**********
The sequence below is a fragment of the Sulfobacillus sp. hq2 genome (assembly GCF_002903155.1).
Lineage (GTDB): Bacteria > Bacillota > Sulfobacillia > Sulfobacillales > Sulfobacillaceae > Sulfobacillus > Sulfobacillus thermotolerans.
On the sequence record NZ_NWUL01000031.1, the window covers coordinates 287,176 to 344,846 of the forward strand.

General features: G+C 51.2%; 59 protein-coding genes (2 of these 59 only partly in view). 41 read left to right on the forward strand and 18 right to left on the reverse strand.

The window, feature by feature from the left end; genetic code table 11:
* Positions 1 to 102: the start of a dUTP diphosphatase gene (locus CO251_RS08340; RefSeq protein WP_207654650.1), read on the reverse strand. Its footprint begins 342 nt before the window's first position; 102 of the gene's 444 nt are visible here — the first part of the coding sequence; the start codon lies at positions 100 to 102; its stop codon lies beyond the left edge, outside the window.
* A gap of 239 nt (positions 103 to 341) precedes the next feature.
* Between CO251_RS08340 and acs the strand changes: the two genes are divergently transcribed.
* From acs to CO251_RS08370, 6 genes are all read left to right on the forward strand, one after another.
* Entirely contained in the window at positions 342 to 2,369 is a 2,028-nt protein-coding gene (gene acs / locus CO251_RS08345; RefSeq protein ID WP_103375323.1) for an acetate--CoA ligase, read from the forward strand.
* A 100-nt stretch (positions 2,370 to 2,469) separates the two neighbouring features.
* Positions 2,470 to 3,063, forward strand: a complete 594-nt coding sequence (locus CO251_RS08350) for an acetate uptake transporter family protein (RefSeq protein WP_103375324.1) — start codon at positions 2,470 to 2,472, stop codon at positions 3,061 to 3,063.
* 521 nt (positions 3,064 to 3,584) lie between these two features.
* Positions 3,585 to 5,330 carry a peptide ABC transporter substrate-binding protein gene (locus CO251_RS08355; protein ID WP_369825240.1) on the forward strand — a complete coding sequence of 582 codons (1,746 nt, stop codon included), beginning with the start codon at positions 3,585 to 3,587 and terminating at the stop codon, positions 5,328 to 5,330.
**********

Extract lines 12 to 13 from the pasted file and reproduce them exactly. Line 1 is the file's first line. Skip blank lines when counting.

* Positions 2,470 to 3,063, forward strand: a complete 594-nt coding sequence (locus CO251_RS08350) for an acetate uptake transporter family protein (RefSeq protein WP_103375324.1) — start codon at positions 2,470 to 2,472, stop codon at positions 3,061 to 3,063.
* 521 nt (positions 3,064 to 3,584) lie between these two features.